McCarthy Goes Reward Over Risk On Punt Return
Tramon Williams (Christian Petersen/Getty)
Tramon Williams (Christian Petersen/Getty)
packwriter2002@yahoo.com
Posted Sep 6, 2010


Tramon Williams is a key starter on defense but now he'll return punts with Will Blackmon no longer in the picture. “We’re going to compete on special teams and we’re going to give our football team the opportunity to play with good field position,” McCarthy said.

Without Will Blackmon, coach Mike McCarthy will still have a dynamic kick returner on the field at Philadelphia on Sunday.

And that decision will come with a risk.

McCarthy said Jordy Nelson and Brandon Jackson are the options at kick returner. No surprise there, with Jackson’s return for a touchdown on Family Night and Nelson’s 11th-ranked NFL average last season. The options at punt returner, however, came as a surprise.

“I feel good about Tramon Williams and Greg Jennings in the punt return if that is the direction we go,” McCarthy said. “We’re going to compete on special teams and we’re going to give our football team the opportunity to play with good field position. All of the work that we have done in the offseason, in training camp, it’s about putting the returner in a position to be successful. We’ll make sure we have the best guy back there with the football.”

Jennings, who averaged 8.6 yards per punt return as a senior at Western Michigan but has not fielded a punt in the NFL, showed impressive open-field skills by eluding a couple of reporters following Monday’s practice.

No matter, because Williams sounds like he’s going to be the main man.

“At this point, I don’t think no one else is coming in here, so I’ll most likely be back there,” Williams said with a smile. “It’s not a problem. I’m ready for it. It’s something that I’ve done in the past.”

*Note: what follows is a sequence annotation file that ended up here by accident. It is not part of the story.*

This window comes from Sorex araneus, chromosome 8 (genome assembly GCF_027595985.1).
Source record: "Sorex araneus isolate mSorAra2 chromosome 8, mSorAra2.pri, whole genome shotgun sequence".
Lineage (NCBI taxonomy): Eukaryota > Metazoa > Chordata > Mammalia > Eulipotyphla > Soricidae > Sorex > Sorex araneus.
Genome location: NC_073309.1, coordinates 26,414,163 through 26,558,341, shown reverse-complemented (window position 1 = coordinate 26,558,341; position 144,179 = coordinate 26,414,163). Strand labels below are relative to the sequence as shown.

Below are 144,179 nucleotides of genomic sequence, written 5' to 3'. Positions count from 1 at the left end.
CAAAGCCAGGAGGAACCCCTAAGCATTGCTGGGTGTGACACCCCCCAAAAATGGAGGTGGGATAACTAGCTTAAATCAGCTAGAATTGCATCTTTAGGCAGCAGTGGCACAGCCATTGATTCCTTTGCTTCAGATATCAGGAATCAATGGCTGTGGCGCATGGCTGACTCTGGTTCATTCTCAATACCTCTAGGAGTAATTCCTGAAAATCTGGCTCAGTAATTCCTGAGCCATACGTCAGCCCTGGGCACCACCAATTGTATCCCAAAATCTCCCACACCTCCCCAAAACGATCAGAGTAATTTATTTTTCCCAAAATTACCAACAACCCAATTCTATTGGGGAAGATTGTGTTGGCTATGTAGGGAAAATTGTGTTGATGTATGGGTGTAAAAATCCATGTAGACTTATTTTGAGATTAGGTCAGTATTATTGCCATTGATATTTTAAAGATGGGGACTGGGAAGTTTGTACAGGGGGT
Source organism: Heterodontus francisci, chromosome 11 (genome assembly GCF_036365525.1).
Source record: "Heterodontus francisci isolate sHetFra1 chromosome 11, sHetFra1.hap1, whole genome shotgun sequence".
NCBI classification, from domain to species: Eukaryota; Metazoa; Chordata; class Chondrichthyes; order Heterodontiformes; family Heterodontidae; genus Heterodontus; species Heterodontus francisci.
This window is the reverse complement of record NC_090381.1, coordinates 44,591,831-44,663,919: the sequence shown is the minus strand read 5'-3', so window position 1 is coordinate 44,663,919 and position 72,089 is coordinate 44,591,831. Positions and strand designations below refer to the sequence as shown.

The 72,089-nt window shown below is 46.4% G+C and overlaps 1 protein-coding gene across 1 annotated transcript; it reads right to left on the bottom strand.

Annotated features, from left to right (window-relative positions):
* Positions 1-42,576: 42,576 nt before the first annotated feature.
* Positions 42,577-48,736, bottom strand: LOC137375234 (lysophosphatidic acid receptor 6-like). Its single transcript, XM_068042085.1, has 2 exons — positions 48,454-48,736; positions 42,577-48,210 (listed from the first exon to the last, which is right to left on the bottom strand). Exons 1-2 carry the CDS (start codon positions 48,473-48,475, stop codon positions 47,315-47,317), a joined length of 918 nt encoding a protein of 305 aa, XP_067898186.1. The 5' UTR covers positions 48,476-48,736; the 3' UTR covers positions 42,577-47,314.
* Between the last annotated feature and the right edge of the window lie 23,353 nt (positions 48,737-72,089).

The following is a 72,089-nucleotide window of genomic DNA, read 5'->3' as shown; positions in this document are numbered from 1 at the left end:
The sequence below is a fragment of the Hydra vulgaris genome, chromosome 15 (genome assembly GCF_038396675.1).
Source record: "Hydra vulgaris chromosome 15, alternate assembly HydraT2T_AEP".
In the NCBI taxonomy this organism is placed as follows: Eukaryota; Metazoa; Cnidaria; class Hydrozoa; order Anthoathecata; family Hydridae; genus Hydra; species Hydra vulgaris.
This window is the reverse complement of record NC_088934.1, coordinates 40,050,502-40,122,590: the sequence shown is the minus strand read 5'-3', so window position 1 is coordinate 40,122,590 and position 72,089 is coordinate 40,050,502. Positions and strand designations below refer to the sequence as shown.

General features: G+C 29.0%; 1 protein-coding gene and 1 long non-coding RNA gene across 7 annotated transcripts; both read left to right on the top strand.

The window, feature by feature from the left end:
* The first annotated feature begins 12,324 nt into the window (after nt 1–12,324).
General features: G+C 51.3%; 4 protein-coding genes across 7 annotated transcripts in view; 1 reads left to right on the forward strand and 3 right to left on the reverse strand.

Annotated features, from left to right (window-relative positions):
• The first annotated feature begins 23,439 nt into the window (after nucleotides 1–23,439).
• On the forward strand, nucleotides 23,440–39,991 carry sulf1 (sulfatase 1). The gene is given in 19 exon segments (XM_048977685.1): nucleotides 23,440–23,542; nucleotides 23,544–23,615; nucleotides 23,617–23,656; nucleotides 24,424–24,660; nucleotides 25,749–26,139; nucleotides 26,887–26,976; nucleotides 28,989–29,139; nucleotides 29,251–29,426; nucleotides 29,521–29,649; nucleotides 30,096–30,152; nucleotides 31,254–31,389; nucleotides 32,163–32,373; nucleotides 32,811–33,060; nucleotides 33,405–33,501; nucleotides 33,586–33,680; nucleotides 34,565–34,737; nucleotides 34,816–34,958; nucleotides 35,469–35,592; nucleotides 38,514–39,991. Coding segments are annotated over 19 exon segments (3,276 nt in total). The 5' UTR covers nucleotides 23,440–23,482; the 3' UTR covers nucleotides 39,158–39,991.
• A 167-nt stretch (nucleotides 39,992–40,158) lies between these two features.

Williams is a proven commodity on returns. In 2007, when he came out of nowhere to win a roster spot and eventually become the third corner, he averaged 22.8 yards on 30 kickoff returns and 19.7 yards on six punt returns — a figure skewed with his 95-yard touchdown on a “trick” pooch punt against Carolina. Last year, he averaged 10.4 yards on 13 punt returns but was removed from the job when he replaced the injured Al Harris as a starting cornerback.

Defensively, nothing has changed, with Williams remaining a starter for the injured Harris. However, McCarthy’s thinking obviously has changed. Without Blackmon, the Packers simply don’t have a punt returner, which outweighs the potentially catastrophic situation at cornerback should Williams go down.

“You factor all that in. I think that’s common knowledge,” McCarthy said of the injury potential. “I also have a history that I can look back on, on how I’ve approached the game as far as special teams, who’s the returner, who’s not, from ’06, ’07, ’08 and ’09. I think some of the decisions I made in ’07 (when Charles Woodson returned punts and Williams kickoffs) were probably the most aggressive decisions from a personnel standpoint, and that was the healthiest team I’ve coached. Does that play hand in hand? Who has the answers to those questions? But we’re going to line up, and we’re going to line up to win football games, and I’m talking about all three phases. So, we’re going to have the best returner possible back there.”

Williams is excited to handle the extra challenge, with Jennings likely factoring in if Williams is gassed from a long drive or a long pass. He scoffed at taking a play-it-safe approach.

“You just play, man,” he said. “I’ve never been the type of guy who takes a conservative way out. In my book, that’s the way people get hurt, trying to be safe. Just go out there and just play. I’m a punt returner, also. I’ve done it. “

Nelson is the top option to return kickoffs. In replacing Blackmon, his 25.4-yard average on kickoffs ranked 11th in the NFL and consistently gave the Packers the ball outside the 30-yard line. His fumble in the playoff game, however, led to his benching. He averaged 29.7 yards on three kickoff returns in the preseason.

“The guys that are here know what we need to do,” he said. “Preseason, they were rotating a lot of guys through, giving guys opportunities to make the team. Some made it, some didn’t, now we’re ready to move forward with the guys we’ve got. It’s on us. There’s no one else to do it. It’s on us to get it done. It’s going to be a big part of this season. Whether we go a long ways or not is going to depend on special teams.”


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Bill Huber is publisher of Packer Report magazine and PackerReport.com and has written for Packer Report since 1997. E-mail him at packwriter2002@yahoo.com, or leave him a question in Packer Report’s subscribers-only Packers Pro Club forum. Find Bill on Twitter at twitter.com/packerreport and Facebook under Bill Huber.



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